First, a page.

Let's make a pact to stop apologizing for how messy our houses are, mkay? No matter what it actually looks like and no matter what you say about it, people will think whatever they are going to think about your house. Why in the world do we feel the need to apologize to an outsider for the way we choose to live inside our own houses, anyway?
I had two experiences with this in the past week, both where I stopped by people's houses unannounced. I'm going to share them with you even though the subject of one of them reads my blog. I hope she's ok with it; the two situations happening one right after the other really struck me and I wanted to talk about it.
Situation #1: Young mother of one toddler. Brand new house, decorated very cute. This house was spotless. SPOTLESS. No dust anywhere, perfectly clean white carpet and not a cluttery item on any surface. There were 2 small toys lying on the living room floor. When I complimented her on how cute her house was, she gestured towards the toys and said, "I'm just so embarrassed that you're seeing it when it's such a DISASTER!" She apologized twice more for the "mess" within the course of our short conversation.
Situation #2: Mother of 4 young boys, busy Friday night following a week where not only had the mother been particularly busy, but most members of the family had been sick at some point during the week. The living room where we sat to visit was a little messy--appropriately lived in. On top of that, we had caught the mom already in her pj's for the evening.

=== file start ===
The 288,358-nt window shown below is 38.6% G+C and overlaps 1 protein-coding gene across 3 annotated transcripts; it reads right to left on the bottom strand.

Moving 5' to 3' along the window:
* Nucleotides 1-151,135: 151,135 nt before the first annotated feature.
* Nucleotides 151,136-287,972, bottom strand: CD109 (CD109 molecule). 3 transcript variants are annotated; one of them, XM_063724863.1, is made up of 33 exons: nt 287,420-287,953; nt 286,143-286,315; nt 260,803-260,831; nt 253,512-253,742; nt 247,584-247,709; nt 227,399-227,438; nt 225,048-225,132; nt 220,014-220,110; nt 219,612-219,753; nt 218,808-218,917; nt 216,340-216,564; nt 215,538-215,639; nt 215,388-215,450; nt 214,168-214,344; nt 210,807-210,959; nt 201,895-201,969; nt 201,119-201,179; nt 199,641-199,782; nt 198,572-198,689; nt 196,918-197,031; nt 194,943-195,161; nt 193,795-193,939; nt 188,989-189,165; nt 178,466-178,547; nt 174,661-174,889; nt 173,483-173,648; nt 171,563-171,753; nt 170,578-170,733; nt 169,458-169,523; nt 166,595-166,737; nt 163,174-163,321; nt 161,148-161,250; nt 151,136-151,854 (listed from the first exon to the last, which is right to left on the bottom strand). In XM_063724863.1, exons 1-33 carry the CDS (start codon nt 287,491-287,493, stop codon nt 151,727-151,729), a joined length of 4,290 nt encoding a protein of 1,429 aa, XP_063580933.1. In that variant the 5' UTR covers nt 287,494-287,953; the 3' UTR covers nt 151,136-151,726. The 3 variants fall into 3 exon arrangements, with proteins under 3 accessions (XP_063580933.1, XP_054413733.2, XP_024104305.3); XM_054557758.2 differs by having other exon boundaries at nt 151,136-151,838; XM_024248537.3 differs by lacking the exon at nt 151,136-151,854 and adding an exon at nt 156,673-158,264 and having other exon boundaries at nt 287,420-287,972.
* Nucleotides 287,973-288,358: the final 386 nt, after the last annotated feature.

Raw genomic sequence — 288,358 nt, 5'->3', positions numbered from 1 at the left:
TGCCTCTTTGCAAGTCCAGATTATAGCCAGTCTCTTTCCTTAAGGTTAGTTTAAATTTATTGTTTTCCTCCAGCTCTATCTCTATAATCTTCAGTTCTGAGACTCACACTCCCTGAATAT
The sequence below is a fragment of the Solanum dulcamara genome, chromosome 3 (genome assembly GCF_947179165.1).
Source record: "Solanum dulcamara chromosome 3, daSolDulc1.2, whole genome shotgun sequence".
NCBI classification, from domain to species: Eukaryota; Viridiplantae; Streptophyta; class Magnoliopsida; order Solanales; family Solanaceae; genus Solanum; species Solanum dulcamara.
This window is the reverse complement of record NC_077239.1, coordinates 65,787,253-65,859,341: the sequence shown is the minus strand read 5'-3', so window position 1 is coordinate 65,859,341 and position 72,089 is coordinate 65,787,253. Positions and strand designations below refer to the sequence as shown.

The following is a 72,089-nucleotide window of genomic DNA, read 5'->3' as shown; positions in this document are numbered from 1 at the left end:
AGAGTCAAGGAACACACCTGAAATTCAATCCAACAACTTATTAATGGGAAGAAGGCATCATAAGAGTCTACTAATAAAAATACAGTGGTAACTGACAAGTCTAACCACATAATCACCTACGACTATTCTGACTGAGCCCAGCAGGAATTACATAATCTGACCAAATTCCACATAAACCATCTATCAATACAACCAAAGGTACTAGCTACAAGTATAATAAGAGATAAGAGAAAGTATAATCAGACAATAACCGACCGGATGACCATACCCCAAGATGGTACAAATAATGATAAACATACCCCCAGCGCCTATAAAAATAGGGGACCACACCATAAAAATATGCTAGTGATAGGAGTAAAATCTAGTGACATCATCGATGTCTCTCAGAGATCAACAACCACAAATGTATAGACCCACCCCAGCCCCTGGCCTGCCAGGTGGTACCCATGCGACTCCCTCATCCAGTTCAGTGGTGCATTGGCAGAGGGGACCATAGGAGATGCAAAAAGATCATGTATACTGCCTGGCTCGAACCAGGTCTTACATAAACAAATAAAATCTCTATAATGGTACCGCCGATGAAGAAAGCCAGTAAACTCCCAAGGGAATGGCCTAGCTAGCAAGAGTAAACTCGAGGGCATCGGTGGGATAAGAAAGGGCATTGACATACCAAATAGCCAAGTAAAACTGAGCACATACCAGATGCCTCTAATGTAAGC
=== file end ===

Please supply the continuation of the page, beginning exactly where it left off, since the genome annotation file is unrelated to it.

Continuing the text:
As we went in and sat down and enjoyed our conversation, she never once said anything to apologize for her appearance or that of her house. I want to point out that I even noticed this--NOT because I thought she should apologize, but because it was such a stark contrast to the situation the day before.
As I left house #1, I felt so uncomfortable with our conversation. I didn't know this girl well, but our conversation didn't do anything to help me feel like I knew her better, or- to be honest-to want to. I felt like if her standards were that high, she must be judging me as well, and suddenly felt very uneasy that I had gone to visit her in my scrubby, post-work outfit and windblown hair. I couldn't imagine sitting in her living room and feeling like we could have a warm and cozy chat. I wasn't thinking about the people who live there at all, but about all the stuff, cold and formal.
As I left house #2, after our visit, all I could think is how much I loved and respected this woman. Even though her house and it's appearance are important to her, she knows that making people feel loved and welcome is worth so much more, and that is where her energy and focus were. She has worked hard on making her house beautiful and it is decorated so cute, but after we left that particular night, I couldn't tell you any details about how her room looked, but I do remember the spirit that was there. Sitting in her house and chatting was the very definition of warm and cozy.
For those of you who know me, you know that me publishing this is a little hypocritical-I am the very queen of excusing my house for not being perfect-but I'm going to try my hardest to remember my friend the next time someone knocks on my door. Thanks for being such a good example to me!